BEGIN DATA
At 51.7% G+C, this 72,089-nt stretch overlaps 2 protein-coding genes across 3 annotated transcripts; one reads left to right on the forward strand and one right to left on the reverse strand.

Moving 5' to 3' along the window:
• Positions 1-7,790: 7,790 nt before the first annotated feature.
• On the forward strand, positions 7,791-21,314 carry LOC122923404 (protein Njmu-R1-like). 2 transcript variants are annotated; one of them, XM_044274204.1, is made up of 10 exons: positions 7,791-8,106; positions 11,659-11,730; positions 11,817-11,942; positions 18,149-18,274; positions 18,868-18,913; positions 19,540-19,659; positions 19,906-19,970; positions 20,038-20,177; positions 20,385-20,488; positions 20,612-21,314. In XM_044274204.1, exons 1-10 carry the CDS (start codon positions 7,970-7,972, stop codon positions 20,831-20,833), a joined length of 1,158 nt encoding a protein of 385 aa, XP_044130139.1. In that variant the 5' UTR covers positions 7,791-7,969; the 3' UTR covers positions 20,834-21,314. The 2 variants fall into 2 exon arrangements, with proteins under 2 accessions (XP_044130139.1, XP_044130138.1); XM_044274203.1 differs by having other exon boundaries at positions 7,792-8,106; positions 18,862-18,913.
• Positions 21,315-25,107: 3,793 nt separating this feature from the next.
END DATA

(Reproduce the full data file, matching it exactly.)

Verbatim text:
At 51.7% G+C, this 72,089-nt stretch overlaps 2 protein-coding genes across 3 annotated transcripts; one reads left to right on the forward strand and one right to left on the reverse strand.

Moving 5' to 3' along the window:
• Positions 1-7,790: 7,790 nt before the first annotated feature.
• On the forward strand, positions 7,791-21,314 carry LOC122923404 (protein Njmu-R1-like). 2 transcript variants are annotated; one of them, XM_044274204.1, is made up of 10 exons: positions 7,791-8,106; positions 11,659-11,730; positions 11,817-11,942; positions 18,149-18,274; positions 18,868-18,913; positions 19,540-19,659; positions 19,906-19,970; positions 20,038-20,177; positions 20,385-20,488; positions 20,612-21,314. In XM_044274204.1, exons 1-10 carry the CDS (start codon positions 7,970-7,972, stop codon positions 20,831-20,833), a joined length of 1,158 nt encoding a protein of 385 aa, XP_044130139.1. In that variant the 5' UTR covers positions 7,791-7,969; the 3' UTR covers positions 20,834-21,314. The 2 variants fall into 2 exon arrangements, with proteins under 2 accessions (XP_044130139.1, XP_044130138.1); XM_044274203.1 differs by having other exon boundaries at positions 7,792-8,106; positions 18,862-18,913.
• Positions 21,315-25,107: 3,793 nt separating this feature from the next.